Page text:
D.A.R.E. to Admit It Doesn’t Work
by Marissa K. Lingen
In junior high, the drug-free group was the place to be. It sponsored “drug-free alternative” social activities like dances and lock-ins. Since we were in junior high, most of us didn’t have any other alternatives. Project Free events were safe and almost everybody was there. I was an enthusiastic member and even got involved in an outreach to the grade schools. I was sure that I was making a difference. I knew that I wouldn’t have done any drugs anyway, but if I could influence even one of the younger kids, what a great thing that would be!
Today, I think that was a mistake. It was possibly a harmless one, but still a mistake. Junior high was the peak of involvement in anti-drug activities, for the pretty obvious reasons mentioned above. When we got to high school, all of a sudden there were lots of choices. There was still an anti-drug group, but there was also debate, newspaper, band, Academic Decathlon, Key Club… school-sponsored dances and games… parties with old friends or the new group of older kids… in short, nobody really needed to do stuff that was focused around being drug-free. There were plenty of alternatives that had nothing to do with drugs or preaching about them. The anti-drug group dwindled to a small, dedicated clique, and I drifted into other weekend activities.
Soon, I discovered, the Red Ribbon anti-drug week was a joke, and only stoners wore D.A.R.E. T-shirts. (Many of our teachers evidently had to look up “irony” in the dictionary.) As I joined the adult world after high school, I learned that my experience was pretty typical. Studies have shown that D.A.R.E. makes absolutely no difference in whether people use drugs or not. None. Perhaps, some might think, the difference will come in involvement levels. Surely, they say, if we could get more people to stay involved in the anti-drug group in high school, all would be well.
There’s a problem with defining your life around being drug-free (or, as the focus increasingly became in high school, drug- and alcohol-free). It still makes drugs the center of your life. As gossip trickled back from college, I was horrified to learn that a few of the anti-drug stalwarts had become big enough drug users to end their college careers. Many of the rest had gotten to college and subjected themselves to binge drinking and other high risk behaviors. So what went wrong?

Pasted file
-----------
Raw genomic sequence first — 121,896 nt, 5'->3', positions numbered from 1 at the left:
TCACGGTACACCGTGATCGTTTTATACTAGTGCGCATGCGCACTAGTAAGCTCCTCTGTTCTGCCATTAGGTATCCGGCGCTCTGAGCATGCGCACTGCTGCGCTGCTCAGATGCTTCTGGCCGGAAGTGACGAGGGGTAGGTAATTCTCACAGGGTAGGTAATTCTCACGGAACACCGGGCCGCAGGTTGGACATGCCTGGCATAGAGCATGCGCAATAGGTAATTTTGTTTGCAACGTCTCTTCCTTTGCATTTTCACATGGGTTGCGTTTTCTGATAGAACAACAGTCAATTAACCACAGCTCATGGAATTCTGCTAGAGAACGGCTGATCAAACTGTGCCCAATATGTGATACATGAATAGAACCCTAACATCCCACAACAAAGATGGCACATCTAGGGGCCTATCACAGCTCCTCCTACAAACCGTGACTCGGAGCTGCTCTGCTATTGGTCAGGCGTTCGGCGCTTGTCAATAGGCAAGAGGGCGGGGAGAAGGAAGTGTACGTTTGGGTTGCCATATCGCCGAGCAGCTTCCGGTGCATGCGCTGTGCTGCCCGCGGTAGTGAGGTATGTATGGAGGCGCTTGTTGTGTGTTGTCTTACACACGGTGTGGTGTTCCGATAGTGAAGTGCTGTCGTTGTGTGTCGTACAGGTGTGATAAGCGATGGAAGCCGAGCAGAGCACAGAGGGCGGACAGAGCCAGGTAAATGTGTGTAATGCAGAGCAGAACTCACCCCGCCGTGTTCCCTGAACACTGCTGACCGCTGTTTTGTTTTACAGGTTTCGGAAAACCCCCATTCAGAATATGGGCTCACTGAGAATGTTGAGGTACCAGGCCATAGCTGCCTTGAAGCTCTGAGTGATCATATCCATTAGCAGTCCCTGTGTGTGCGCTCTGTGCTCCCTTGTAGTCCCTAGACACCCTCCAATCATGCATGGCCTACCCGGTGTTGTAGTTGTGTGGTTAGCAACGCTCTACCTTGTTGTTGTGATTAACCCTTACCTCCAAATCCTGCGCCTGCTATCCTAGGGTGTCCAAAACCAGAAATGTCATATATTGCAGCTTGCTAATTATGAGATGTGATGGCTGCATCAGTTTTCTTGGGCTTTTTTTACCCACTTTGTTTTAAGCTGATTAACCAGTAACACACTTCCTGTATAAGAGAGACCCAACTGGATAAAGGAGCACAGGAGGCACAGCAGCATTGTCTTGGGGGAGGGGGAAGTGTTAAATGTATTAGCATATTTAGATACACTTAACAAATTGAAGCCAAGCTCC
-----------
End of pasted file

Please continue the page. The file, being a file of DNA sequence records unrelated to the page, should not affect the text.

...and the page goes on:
Not only had the drug-free group encouraged people to define their lives around pharmaceuticals or the lack thereof, it had also given misinformation about how drug use affected people. While I was far too young to be subjected to “Reefer Madness” propaganda, the results were not that far off. The simplified messages– “Drugs ruin your life” and “Pot kills brain cells” –made it clear that one toke, one hit, the tiniest little bit of drug use would be disastrous.
Well, I hate to inform Barry McCaffrey of this, but there are lots of casual pot-smokers in America’s colleges. (For the record, I do not smoke pot, nor have I ever.) There are scores of kids who tried it once and didn’t like it or thought it wasn’t worth the price or the risk. When you get to college, no matter what college, it’s pretty easy to look around your hall and find someone who drinks or smokes pot casually and has not ruined his or her life to date. This undermines the entire extremist message our government-run drug “education” programs are hell-bent on getting to the nation’s youth. Once it’s clear that you’ve been had, it’s easy to ignore the whole spiel. But the drug czar and his many adherents don’t want to admit all the inconsistencies and lies in their programs. They think that America’s kids are too dumb to “just say no” with the real information about drugs’ effects and too dumb to find out that heroin and marijuana are not the same thing and have wildly different danger levels. Kids are supposed to grunt, “Drugs bad! D.A.R.E. good!” And, sadly, their parents go along with it.
I don’t want to downplay the danger of illegal drugs. They do have large, potentially devastating effects. But lumping pot in with crack is only going to increase distrust in the system and the “education” it’s given us. (On the whole, that might not be a bad thing.)
The drug policy gurus could do themselves and the nation a huge favor by admitting their defeat. At minimum, students would have more time to learn things like math and writing. But the best thing that could happen is getting rid of groups that focus kids’ lives on drugs from an early age and lie to them about consequences. That’s much more destructive than an underage sip of wine.
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